By Dan Primack
February 3, 2011

Dear David Stockman,

Hey, how are you? It’s been a couple of months since we last talked, and my best guess is that you feel a bit betrayed by the magazine column that followed. You know, the one in which I argued that media sycophants should at least mention your miserable investment career before promoting you as an economic oracle.

So you know, I happen to agree with many of your concerns about how America’s debt affects its economic future. And about the lack of serious attention being paid to such matters in Washington, D.C. (which is different than political attention, of which it’s gotten lots).

But I’m writing today because, once again, you’ve gone and tried to defend the indefensible: Heartland Industrial Partners, the private equity firm you created in 1999.

Heartland’s $1.3 billion fund is among the worst-performing private equity vehicles of all time, which prompted peHUB’s Bernard Vaughan to ask you what went wrong (as part of a larger series). You replied with a five paragraph screed against those who prosecuted you for fraud, and against those who aided in the prosecution. A sampling:

Heartland’s outcome has nothing to do with investment performance. The fund was destroyed by Davis Polk in a grotesque act of reckless legal malfeasance in May 2005. Their destructive attack on me and Heartland’s lead company, Collins & Aikman, was compounded when they forced it into an unnecessary bankruptcy, and then recruited an incompetent, rogue prosecutor from the U.S. Southern District to bring charges against me and other officers of the company…

In short, Heartland’s flagship company was destroyed and thousands of people lost their job because in its eagerness to book millions in Sarbanes-Oxley investigation fees, Davis Polk acted with rash, careless arrogance. Since Collins & Aikman constituted one-third of the Heartland’s portfolio, it could not recover from this body-blow nor from all of the disruption that attended my unwarranted prosecution—notwithstanding my ultimate vindication.”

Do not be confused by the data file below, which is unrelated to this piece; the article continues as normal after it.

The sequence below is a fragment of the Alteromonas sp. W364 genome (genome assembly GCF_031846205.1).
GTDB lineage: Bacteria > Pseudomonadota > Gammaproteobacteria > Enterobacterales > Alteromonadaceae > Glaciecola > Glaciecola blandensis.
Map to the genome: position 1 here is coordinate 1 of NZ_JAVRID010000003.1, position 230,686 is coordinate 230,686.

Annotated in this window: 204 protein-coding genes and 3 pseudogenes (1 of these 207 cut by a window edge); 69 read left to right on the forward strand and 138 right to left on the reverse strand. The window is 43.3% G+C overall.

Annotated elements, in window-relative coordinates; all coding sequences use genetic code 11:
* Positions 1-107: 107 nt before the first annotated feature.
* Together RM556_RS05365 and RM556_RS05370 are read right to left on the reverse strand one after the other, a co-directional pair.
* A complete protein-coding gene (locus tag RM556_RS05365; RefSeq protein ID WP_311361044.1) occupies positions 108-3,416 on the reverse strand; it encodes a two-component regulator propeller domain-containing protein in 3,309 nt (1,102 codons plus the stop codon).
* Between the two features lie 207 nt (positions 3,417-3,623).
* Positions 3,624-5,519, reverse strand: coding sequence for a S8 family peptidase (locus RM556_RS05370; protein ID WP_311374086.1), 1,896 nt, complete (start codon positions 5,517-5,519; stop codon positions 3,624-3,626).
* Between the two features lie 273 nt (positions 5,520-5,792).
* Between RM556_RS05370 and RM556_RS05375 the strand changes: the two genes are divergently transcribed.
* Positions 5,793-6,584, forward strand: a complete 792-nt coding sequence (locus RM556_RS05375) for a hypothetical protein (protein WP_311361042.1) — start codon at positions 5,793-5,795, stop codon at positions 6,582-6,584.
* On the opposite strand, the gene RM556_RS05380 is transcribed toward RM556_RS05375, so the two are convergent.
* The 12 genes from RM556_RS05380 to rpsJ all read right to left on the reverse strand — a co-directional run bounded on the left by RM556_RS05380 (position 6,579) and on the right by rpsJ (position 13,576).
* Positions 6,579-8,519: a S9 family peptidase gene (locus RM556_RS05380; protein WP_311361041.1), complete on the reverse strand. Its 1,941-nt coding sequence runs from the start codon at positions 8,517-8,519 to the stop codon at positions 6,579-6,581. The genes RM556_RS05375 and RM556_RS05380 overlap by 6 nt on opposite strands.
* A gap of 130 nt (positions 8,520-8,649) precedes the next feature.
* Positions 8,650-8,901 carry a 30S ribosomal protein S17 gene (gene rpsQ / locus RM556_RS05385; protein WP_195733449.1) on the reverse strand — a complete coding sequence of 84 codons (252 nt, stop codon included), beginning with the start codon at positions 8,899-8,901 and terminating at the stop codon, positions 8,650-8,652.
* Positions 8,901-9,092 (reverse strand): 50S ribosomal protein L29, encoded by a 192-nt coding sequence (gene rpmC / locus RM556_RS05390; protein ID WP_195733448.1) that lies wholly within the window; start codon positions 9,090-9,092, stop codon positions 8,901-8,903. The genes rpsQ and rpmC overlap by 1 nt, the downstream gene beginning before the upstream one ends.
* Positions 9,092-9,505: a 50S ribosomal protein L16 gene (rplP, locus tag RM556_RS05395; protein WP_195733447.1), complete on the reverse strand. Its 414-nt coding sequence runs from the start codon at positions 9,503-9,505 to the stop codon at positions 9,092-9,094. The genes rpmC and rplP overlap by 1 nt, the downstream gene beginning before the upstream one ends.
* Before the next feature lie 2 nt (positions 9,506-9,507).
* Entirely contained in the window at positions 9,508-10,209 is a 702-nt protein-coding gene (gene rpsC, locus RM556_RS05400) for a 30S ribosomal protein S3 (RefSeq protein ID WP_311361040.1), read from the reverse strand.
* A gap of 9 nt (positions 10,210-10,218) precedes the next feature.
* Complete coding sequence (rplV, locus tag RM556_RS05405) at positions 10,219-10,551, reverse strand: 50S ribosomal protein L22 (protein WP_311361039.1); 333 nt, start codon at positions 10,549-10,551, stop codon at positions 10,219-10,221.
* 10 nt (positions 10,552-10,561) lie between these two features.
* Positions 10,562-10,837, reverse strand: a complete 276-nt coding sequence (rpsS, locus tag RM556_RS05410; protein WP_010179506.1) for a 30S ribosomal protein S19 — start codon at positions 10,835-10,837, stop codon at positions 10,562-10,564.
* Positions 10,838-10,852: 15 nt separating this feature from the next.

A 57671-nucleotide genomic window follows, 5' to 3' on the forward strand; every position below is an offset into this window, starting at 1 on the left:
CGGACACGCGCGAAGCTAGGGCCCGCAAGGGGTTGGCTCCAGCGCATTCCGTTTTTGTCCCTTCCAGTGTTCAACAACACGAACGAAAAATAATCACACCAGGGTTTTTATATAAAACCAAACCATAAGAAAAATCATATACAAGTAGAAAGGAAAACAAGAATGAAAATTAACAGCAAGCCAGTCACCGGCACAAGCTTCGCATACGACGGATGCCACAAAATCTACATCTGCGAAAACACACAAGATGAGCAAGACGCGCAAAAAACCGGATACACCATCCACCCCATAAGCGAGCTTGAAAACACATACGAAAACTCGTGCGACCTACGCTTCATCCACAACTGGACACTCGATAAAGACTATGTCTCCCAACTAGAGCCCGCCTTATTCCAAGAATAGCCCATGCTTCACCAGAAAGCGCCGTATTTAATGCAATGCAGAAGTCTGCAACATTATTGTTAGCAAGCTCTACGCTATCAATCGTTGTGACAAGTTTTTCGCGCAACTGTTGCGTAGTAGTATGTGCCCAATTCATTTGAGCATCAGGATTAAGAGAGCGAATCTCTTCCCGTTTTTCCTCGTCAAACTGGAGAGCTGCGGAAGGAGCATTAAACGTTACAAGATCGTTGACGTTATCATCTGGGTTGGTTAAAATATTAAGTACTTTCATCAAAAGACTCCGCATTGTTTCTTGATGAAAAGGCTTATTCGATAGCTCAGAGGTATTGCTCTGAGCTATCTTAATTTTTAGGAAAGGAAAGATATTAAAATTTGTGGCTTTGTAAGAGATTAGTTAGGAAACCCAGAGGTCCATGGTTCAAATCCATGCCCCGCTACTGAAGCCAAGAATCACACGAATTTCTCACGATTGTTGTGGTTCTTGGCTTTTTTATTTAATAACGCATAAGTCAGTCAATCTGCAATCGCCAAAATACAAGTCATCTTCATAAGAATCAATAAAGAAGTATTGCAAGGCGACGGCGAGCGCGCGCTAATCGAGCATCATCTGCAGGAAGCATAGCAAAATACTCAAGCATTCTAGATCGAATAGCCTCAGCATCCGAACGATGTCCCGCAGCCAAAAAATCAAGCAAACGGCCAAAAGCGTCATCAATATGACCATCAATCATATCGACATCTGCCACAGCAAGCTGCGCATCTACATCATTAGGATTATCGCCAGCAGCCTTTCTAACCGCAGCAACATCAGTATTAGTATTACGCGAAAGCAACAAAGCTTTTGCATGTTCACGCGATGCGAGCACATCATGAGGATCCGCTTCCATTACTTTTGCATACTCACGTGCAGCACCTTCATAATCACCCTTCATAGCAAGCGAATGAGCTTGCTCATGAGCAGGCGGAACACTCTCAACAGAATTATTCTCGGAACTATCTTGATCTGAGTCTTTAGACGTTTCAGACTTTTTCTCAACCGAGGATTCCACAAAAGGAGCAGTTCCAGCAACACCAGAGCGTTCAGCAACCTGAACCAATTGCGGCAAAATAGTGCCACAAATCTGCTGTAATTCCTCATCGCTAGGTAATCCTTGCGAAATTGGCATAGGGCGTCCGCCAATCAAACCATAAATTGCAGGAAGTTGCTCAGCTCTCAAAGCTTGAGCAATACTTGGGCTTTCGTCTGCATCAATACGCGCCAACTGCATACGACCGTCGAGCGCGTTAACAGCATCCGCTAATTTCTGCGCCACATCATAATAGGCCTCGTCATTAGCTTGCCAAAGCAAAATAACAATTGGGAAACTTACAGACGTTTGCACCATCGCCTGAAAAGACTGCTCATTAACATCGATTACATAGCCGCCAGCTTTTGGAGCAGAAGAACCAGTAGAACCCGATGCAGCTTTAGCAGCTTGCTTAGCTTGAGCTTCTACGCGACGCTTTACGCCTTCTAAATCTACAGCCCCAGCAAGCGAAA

Look, I get why you’re pissed off at David Polk and prosecutor Helen Cantwell (now at Debevoise & Plimpton LLP). You believe that the original evidence was fundamentally flawed, that you managed to prove those flaws and that you still got railroaded into a $7.2 million settlement with the SEC (which you memorably called a “money-harvesting machine”). And, no doubt, the investigation forced you to leave Heartland prematurely.

But there is no way that you can credibly place the blame for Heartland’s failure on any doorstep other than your own. You formed the firm in order to pursue a belief in a coming Rust Belt revival, and formed a concentrated portfolio that would live or die on the legitimacy of your thesis. As you might have noticed, the Rust Belt has only gotten rustier over the past decade-plus.

Collins & Aikman certainly struggled under the weight of federal investigation, but it was in trouble long before that. Don’t you remember moving up to Michigan — even renting out a motel room for months at a time — in order to take over as CEO in 2003? Pretty sure that was to help prop up what had become a sagging investment. Perhaps you were improperly forced out in 2005, but the investigation isn’t why Collins & Aikman filed for bankruptcy just days later.

In fact, you’ve previously admitted that the company’s main problem was a systemic collapse of the U.S. auto industry. In other words, a repudiation of your investment thesis. How is that the fault of attorneys or prosecutors?

Moreover, who is to blame for other portfolio missteps? Like Metaldyne, on which Heartland lost much of its equity investment before ultimately selling the company to Japan’s Asahi Tec in exchange for stock. Not only did Metaldyne itself go bankrupt once Asahi Tec opted to stop propping it up, but the value of Asahi Tec stock has sunk around 90% in the interim. Or Spring Industries, which has hardly been a winner for Heartland (now a Brazil-based company where your equity stake is valued at just around $27 million, based on Q3 2010 holdings). TriMas TRS has performed well, but not enough to help Heartland’s fund even approach break-even.

You might find this hard to believe, but I bear you no ill will. I just ask that you take ownership of Heartland’s failure, and for the losses suffered by those who put their faith in you. Not only because it’s the right thing to do, but because it’s the honest thing to do.

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